Opener for the gate

The gate latch needed an opener for the other side. Has needed for a couple of years.

After some thought, I decided to use a bicycle shift cable that was plenty strong for this application, but had some minor damage that made me not want to put it on a bike. Putting the shift cable in a left-over piece of housing allows someone to pull down on the cable from the other side, pulling up on the catch for the the gate and opening the gate.

I cut a piece of dowel to use as a handle and threw in a carriage bolt I had lying around. Perfect. I used CATV brads to tack the cable housing to both sides of the gatepost.

Except, there is a problem with these latches: if there is even a very small upward force on the attachment, it keeps the latch open, so that the gate never closes. The cable moves very smoothly in the housing, so even a very light handle will drag the latch open. So now the gate has an opener, but the opener kept the gate from closing.

I thought a bit, and realized the solution was quite simple: remove the brad holding the housing on the inside of the gate. The housing springs outward, pulling the latch closed. Pulling down on the handle on the other side pulls the housing towards the latch, then pulls the shift cable through the housing, opens the latch, and opens the gate.

It's probably lucky I decided to use shift cable and housing. Modern shift cable housing is quite stiff compared to typical brake housing, so brake housing may not have been springy enough to work.


A broken spoke: four views

DT Swiss straight gauge 2mm spoke. Velocity deep-V rim. Rear wheel, single-speed disk hub, so spoke tension is essentially the same on both sides. The spoke came just far enough through the nipple that I could cut a slot with a hacksaw and back the spoke out. The spoke was about three full turns from bottoming out the nipple. These pictures are of the piece of the spoke that was in the nipple.

Spokes break at the elbow. Everybody knows that. Why did this spoke break in the nipple? Manufacturing defect? Damage during wheel building (by me)? Some random damage from falling into one of Seattle's piano-swallowing chuckholes?

From the pictures, it looks like a fatigue failure from some damage near the end of threading on the spoke.

I took these pictures with the Lytro camera Aki gave me for Christmas. Not really a useful camera for portraits, but actually pretty good as a macro camera. Being able to take pictures with multiple, very thin focal planes is pretty much ideal for this kind of picture.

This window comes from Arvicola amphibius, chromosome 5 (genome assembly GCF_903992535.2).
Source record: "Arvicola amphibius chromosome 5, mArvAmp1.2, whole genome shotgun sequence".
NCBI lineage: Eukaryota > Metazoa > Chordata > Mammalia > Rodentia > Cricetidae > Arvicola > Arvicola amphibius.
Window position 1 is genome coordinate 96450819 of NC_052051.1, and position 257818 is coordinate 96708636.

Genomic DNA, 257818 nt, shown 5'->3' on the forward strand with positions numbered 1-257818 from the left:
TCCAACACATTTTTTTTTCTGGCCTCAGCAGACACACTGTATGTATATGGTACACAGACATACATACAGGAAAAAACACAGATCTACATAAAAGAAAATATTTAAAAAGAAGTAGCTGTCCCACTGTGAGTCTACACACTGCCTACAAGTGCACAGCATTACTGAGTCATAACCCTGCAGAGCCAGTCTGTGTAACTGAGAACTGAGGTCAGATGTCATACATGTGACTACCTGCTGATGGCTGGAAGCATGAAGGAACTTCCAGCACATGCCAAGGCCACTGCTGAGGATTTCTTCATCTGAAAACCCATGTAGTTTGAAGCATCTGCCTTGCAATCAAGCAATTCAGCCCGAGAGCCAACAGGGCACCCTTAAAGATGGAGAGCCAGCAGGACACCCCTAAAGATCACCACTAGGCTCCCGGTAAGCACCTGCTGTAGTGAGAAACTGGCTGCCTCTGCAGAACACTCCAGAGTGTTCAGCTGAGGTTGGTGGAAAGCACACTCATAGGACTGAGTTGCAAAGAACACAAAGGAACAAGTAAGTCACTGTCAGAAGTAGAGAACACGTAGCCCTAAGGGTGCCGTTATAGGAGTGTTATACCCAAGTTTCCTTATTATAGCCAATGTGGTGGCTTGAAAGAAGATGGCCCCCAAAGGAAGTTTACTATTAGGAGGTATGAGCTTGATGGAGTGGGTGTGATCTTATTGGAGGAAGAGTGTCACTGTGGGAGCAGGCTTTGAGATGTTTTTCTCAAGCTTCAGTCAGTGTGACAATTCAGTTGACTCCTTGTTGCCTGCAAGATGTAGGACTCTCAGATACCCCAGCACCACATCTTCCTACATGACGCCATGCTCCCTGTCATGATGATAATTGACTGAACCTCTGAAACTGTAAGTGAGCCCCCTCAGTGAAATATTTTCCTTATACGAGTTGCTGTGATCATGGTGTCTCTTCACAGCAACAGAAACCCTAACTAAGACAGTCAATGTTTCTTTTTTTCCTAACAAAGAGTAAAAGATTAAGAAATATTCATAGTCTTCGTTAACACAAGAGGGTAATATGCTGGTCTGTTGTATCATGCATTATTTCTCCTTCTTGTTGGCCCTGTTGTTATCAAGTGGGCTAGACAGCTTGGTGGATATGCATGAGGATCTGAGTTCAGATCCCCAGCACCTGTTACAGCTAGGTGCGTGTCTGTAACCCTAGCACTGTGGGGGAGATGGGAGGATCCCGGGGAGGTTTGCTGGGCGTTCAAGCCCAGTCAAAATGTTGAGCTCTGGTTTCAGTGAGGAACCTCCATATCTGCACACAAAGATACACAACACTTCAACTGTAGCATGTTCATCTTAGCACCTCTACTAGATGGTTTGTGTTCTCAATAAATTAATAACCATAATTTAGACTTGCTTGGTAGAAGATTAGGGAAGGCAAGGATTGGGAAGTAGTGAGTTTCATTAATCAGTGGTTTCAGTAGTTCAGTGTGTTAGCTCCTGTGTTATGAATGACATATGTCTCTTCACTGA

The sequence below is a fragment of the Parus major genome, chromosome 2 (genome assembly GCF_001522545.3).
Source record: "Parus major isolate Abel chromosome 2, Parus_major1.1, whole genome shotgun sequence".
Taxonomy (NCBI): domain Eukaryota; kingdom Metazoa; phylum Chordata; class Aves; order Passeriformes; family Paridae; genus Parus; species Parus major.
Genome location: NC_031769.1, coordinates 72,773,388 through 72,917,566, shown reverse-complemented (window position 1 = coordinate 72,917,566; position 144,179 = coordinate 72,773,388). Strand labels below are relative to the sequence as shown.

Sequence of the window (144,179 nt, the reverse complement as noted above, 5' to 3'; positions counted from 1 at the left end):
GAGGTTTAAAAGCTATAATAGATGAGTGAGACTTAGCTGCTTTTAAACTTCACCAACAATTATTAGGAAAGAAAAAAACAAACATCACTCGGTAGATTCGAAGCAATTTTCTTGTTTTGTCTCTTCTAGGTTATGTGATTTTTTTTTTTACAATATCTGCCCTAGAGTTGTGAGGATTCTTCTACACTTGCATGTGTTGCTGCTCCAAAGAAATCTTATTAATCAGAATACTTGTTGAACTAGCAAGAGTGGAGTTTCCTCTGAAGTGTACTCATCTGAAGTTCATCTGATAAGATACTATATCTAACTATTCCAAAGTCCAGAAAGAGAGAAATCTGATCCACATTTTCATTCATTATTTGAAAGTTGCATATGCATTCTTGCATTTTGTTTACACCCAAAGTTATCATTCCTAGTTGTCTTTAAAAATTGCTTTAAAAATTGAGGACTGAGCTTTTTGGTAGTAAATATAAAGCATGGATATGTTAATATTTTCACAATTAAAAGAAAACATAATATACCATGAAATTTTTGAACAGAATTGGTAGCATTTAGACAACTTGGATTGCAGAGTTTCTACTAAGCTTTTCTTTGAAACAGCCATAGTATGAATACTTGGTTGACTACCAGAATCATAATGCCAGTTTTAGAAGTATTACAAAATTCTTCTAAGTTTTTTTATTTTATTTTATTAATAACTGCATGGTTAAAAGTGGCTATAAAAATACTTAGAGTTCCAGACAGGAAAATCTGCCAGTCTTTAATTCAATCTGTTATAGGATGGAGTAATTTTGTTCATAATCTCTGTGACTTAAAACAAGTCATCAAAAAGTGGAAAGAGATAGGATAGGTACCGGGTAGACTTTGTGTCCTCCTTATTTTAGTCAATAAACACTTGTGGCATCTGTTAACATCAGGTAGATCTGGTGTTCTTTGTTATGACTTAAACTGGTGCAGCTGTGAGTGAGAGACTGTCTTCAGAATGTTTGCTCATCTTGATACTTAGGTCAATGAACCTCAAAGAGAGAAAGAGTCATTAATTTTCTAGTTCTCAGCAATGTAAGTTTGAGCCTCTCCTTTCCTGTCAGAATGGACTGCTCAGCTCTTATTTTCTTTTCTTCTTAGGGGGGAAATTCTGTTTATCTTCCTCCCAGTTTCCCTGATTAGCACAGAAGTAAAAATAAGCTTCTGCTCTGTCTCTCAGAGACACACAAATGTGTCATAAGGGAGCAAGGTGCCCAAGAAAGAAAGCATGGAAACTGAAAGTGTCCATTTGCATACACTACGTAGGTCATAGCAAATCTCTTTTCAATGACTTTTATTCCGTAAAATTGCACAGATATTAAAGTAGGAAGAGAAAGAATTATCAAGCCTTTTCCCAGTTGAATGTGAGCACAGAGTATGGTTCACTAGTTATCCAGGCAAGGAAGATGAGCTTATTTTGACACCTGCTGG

Thanks to Chris Heg for insights into what fatigue looks like.


Traffic Hazard

This pole used to have a sign on it. The sign was either removed or stolen. Now there's just a pole. This pole is in the sidewalk approach to the Fremont Bridge southbound, where as many as a thousand bikes and (literally) uncounted pedestrians pass. (Bikes are directed onto the sidewalk here, to avoid the open bridge grating that motor vehicles use.)

At this point, traffic narrows to go over the bridge. Depending on traffic coming the other way, a bike rider or pedestrian may want to move near to where this sign is to give oncoming traffic a wide berth. (Pedestrian with dog, bike with trailer, drunk with attitude, etc.) This could easily cause an accident. Any sidewalk users could be affected, but it's obvious how this could be dangerous for a bike. The pole is hard to make out from the background, particularly on a cloudy day. Hanging up handlebars or a trailer on the poll could easily result in getting thrown from the bike, into bridge traffic.

It's a matter of time before something bad happens, and somebody rushes out to fix this.

[Update: I submitted this as an incident on Bikewise.org]


Refactoring the Human Genome

I I am pleased to announce my participation in a bold new effort to refactor the human genome. This effort is without a doubt the most ambitious project ever seriously attempted to ameliorate the long term burden of human disease. The potential benefits are vast.